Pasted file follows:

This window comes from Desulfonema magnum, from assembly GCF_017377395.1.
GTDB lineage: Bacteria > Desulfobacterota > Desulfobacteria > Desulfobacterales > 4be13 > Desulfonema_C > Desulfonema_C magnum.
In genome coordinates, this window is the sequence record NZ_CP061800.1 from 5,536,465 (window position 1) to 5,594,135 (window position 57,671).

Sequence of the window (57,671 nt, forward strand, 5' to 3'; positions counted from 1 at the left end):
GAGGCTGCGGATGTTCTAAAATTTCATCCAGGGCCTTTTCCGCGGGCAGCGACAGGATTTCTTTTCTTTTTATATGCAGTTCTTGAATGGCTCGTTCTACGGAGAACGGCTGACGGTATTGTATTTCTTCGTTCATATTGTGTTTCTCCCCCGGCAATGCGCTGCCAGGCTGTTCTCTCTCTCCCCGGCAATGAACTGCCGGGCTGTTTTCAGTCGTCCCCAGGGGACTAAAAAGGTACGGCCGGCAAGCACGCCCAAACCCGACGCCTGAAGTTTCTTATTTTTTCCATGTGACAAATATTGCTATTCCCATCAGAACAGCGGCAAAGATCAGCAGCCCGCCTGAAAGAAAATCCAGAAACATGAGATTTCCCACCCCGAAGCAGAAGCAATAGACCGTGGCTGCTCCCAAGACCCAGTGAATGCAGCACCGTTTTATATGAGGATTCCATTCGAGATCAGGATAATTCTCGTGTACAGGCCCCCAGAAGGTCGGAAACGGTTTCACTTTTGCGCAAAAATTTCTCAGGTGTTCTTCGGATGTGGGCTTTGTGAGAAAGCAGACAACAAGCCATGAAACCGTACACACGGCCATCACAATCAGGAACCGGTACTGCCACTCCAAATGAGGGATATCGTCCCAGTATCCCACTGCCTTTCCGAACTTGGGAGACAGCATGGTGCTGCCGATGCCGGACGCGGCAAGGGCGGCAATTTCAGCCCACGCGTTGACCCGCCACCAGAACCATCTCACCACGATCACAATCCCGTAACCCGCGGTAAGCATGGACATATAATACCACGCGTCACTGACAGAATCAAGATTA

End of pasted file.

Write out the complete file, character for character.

This window comes from Desulfonema magnum, from assembly GCF_017377395.1.
GTDB lineage: Bacteria > Desulfobacterota > Desulfobacteria > Desulfobacterales > 4be13 > Desulfonema_C > Desulfonema_C magnum.
In genome coordinates, this window is the sequence record NZ_CP061800.1 from 5,536,465 (window position 1) to 5,594,135 (window position 57,671).

Sequence of the window (57,671 nt, forward strand, 5' to 3'; positions counted from 1 at the left end):
GAGGCTGCGGATGTTCTAAAATTTCATCCAGGGCCTTTTCCGCGGGCAGCGACAGGATTTCTTTTCTTTTTATATGCAGTTCTTGAATGGCTCGTTCTACGGAGAACGGCTGACGGTATTGTATTTCTTCGTTCATATTGTGTTTCTCCCCCGGCAATGCGCTGCCAGGCTGTTCTCTCTCTCCCCGGCAATGAACTGCCGGGCTGTTTTCAGTCGTCCCCAGGGGACTAAAAAGGTACGGCCGGCAAGCACGCCCAAACCCGACGCCTGAAGTTTCTTATTTTTTCCATGTGACAAATATTGCTATTCCCATCAGAACAGCGGCAAAGATCAGCAGCCCGCCTGAAAGAAAATCCAGAAACATGAGATTTCCCACCCCGAAGCAGAAGCAATAGACCGTGGCTGCTCCCAAGACCCAGTGAATGCAGCACCGTTTTATATGAGGATTCCATTCGAGATCAGGATAATTCTCGTGTACAGGCCCCCAGAAGGTCGGAAACGGTTTCACTTTTGCGCAAAAATTTCTCAGGTGTTCTTCGGATGTGGGCTTTGTGAGAAAGCAGACAACAAGCCATGAAACCGTACACACGGCCATCACAATCAGGAACCGGTACTGCCACTCCAAATGAGGGATATCGTCCCAGTATCCCACTGCCTTTCCGAACTTGGGAGACAGCATGGTGCTGCCGATGCCGGACGCGGCAAGGGCGGCAATTTCAGCCCACGCGTTGACCCGCCACCAGAACCATCTCACCACGATCACAATCCCGTAACCCGCGGTAAGCATGGACATATAATACCACGCGTCACTGACAGAATCAAGATTA